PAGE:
MQ-2 Smoke Sensor Circuit Built with an Arduino 


               


MQ-2 Smoke Sensor Circuit Built with an Arduino

MQ-2 smoke sensor


In this project, we will go over how to build a smoke sensor circuit with an arduino board.

The smoke sensor we will use is the MQ-2. This is a sensor that is not only sensitive to smoke, but also to flammable gas.

The MQ-2 smoke sensor reports smoke by the voltage level that it outputs. The more smoke there is, the greater the voltage that it outputs. Conversely, the less smoke that it is exposed to, the less voltage it outputs.

The MQ-2 also has a built-in potentiometer to adjust the sensitivity to smoke. By adjusting the potentiometer, you can change how sensitive it is to smoke, so it's a form of calibrating it to adjust how much voltage it will put out in relation to the smoke it is exposed to.

We will wire the MQ-2 to an arduino so that the arduino can read the amount of voltage output by the sensor and sound a buzzer if the sensor outputs a voltage above a certain threshold. This way, we will know that the sensor is detecting smoke and we will sound a buzzer alerting a person such as a homeowner to this fact.

Components Needed for Arduino Smoke Sensor Circuit

  • MQ-2 Smoke Sensor
  • Arduino board
  • Buzzer


The MQ-2 can be obtained very cheaply, just a few bucks. A good place to look for it is on ebay, which always has auctions on them for the $2-$3 range.

Important, it is recommended that you do not obtain the standalone sensor but the whole MQ-2 board. This is because if you buy the standalone sensor, you will have to finish building the whole schematic before you can connect it to the arduino. So that less work is required for integrating this with the arduino, it is recommended that you buy the complete MQ-2 sensor circuit. This you can see below.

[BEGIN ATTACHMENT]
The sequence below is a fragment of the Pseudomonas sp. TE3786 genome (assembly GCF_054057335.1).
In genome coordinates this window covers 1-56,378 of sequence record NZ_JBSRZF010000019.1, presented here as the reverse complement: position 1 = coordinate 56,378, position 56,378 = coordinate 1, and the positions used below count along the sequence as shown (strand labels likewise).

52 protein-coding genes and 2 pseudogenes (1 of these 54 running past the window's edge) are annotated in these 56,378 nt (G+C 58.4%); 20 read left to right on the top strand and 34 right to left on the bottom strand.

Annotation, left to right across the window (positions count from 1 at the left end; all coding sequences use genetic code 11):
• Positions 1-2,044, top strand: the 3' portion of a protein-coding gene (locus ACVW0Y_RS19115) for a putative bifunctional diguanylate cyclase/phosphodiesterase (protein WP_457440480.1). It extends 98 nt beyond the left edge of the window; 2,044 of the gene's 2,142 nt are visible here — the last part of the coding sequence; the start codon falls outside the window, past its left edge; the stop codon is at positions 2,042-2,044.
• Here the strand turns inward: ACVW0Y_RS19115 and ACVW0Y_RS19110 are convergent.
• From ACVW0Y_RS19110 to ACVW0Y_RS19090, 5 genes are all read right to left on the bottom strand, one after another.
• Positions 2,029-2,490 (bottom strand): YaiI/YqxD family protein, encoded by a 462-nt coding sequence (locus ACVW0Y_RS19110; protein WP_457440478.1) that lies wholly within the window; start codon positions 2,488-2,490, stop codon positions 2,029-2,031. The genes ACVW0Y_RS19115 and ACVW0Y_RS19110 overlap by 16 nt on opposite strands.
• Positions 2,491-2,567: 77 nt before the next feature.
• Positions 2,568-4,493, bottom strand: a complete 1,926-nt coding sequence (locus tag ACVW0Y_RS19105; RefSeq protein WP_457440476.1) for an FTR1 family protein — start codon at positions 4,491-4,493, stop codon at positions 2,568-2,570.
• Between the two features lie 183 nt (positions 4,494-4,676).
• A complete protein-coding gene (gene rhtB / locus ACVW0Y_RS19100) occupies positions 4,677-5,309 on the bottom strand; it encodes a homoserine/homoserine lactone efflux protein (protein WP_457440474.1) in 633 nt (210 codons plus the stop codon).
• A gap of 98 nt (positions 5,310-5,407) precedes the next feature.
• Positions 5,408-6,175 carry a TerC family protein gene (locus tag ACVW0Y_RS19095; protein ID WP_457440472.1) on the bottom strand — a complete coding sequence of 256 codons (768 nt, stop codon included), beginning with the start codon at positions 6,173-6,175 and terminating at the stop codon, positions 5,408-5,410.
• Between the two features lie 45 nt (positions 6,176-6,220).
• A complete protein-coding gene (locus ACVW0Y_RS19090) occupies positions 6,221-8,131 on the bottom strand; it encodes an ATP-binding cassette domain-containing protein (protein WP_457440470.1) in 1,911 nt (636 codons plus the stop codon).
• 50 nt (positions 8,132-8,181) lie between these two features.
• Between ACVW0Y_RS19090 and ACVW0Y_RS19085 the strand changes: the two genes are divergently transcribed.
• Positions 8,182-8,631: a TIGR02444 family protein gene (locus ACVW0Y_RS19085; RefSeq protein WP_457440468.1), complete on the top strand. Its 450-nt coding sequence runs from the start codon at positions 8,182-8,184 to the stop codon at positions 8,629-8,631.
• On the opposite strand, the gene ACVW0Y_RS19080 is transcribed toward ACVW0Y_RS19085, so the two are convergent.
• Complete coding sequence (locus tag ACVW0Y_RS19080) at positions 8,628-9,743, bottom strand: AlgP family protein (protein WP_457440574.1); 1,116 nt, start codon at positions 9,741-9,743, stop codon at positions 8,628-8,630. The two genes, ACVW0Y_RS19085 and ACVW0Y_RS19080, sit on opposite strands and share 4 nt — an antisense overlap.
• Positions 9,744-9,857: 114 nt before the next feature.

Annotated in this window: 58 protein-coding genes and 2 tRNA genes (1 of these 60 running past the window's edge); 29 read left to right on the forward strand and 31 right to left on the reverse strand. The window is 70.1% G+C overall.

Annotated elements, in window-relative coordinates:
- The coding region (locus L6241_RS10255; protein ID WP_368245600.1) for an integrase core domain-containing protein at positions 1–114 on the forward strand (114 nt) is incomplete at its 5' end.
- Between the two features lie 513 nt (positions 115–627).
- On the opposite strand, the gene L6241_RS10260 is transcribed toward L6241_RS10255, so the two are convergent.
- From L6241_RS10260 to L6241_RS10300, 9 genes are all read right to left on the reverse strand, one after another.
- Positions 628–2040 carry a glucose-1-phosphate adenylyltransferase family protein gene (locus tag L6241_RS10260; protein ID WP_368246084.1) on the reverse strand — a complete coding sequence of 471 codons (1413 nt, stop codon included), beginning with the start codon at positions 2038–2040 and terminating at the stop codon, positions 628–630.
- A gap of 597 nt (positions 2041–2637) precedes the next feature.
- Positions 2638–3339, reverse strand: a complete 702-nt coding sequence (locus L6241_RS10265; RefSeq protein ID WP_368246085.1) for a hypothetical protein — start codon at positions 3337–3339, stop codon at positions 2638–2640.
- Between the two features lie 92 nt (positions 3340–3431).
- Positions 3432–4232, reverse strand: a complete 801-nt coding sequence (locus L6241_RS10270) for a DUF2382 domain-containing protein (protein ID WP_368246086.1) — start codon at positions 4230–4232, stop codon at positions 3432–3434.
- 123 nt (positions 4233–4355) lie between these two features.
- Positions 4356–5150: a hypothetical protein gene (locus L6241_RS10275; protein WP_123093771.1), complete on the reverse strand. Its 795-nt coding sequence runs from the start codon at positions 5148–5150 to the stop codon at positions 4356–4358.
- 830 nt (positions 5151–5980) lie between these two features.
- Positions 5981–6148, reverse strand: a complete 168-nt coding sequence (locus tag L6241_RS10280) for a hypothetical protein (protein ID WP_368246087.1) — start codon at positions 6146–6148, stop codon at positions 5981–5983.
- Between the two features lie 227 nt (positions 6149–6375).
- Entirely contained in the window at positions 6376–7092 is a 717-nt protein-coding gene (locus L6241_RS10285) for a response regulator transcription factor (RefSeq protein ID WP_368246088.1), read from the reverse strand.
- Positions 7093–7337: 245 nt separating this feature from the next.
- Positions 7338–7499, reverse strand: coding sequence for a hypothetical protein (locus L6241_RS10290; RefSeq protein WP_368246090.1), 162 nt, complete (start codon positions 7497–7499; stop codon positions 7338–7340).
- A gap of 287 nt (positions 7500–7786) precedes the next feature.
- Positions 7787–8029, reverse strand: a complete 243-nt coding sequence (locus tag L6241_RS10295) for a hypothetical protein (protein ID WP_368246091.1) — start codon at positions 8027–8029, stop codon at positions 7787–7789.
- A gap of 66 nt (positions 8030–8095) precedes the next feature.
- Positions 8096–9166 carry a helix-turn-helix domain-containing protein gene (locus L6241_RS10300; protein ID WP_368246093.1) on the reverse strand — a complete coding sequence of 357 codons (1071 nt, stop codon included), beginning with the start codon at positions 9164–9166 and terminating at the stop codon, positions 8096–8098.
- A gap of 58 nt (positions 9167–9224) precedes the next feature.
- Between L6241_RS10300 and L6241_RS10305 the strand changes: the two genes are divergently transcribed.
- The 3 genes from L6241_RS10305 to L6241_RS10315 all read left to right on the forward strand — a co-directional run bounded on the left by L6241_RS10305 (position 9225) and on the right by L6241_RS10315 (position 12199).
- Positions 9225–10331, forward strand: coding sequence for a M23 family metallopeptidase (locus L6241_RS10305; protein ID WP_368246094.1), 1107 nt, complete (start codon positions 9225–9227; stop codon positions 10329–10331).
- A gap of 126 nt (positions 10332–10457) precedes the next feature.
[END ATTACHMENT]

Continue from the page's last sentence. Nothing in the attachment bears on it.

If you buy the complete board, there are 3 leads which need to be connected.

MQ-2-smoke-sensor-pinout

The 3 leads are Output, Vcc, and GND.

It's very basic.

The gas sensor needs about 5 volts of power in order to operate. This is done by connecting 5 volts to Vcc and GND.

The Output pin gives out the voltage reading, which is proportional to the amount of smoke that the sensor is exposed to. Again, a high voltage output means the sensor is exposed to a lot of smoke. A low or 0 voltage output means the sensor is exposed to either little or no smoke.

Arduino MQ-2 Smoke Sensor Circuit Schematic

The circuit we will build is shown below.

Arduino MQ-2 smoke sensor circuit

So to power the smoke sensor, we connect pin 2 of the smoke sensor to the 5V terminal of the arduino and terminal 3 to the GND terminal of the arduino. This gives the smoke sensor the 5 volts it needs to be powered.

The output of the sensor goes into analog pin A0 of the arduino. Through this connection, the arduino can read the analog voltage output from the sensor. The arduino board has a built-in analog-to-digital converter, so it is able to read analog values without any external ADC chip.

Depending on the value that the arduino reads determines the action that will occur with the circuit. We will make it in our code that if the sensor outputs a voltage above a certain threshold, the buzzer will go off, alerting a user that smoke has been detected.